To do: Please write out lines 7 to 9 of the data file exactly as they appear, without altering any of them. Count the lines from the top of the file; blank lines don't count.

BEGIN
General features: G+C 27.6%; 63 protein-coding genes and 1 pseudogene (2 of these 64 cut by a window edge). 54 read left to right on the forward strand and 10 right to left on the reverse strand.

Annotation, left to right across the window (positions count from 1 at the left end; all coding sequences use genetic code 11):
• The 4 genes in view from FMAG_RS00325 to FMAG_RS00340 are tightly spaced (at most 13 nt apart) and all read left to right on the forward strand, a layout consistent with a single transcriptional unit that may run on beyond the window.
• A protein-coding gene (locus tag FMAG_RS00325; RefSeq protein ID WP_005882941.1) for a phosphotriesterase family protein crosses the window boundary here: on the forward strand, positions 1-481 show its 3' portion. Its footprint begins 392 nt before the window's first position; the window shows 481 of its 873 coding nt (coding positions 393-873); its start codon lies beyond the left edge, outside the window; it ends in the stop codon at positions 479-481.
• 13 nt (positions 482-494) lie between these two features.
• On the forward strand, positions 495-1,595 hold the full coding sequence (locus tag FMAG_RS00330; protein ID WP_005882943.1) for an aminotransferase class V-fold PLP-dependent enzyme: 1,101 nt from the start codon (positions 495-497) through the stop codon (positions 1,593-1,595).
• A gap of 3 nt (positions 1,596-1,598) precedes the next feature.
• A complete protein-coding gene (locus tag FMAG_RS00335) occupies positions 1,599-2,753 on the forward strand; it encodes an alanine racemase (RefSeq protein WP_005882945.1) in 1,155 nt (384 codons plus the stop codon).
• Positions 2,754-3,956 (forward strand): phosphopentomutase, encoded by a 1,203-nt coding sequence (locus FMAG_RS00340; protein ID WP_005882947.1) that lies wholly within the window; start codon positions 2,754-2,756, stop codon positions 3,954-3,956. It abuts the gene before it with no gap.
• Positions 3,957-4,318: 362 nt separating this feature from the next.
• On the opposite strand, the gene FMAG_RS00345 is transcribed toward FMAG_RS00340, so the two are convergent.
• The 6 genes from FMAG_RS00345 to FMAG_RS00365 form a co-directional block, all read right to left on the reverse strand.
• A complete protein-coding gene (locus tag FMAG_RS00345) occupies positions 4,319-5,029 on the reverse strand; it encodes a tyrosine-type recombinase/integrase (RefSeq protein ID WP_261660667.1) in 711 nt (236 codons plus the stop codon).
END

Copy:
• A gap of 3 nt (positions 1,596-1,598) precedes the next feature.
• A complete protein-coding gene (locus tag FMAG_RS00335) occupies positions 1,599-2,753 on the forward strand; it encodes an alanine racemase (RefSeq protein WP_005882945.1) in 1,155 nt (384 codons plus the stop codon).
• Positions 2,754-3,956 (forward strand): phosphopentomutase, encoded by a 1,203-nt coding sequence (locus FMAG_RS00340; protein ID WP_005882947.1) that lies wholly within the window; start codon positions 2,754-2,756, stop codon positions 3,954-3,956. It abuts the gene before it with no gap.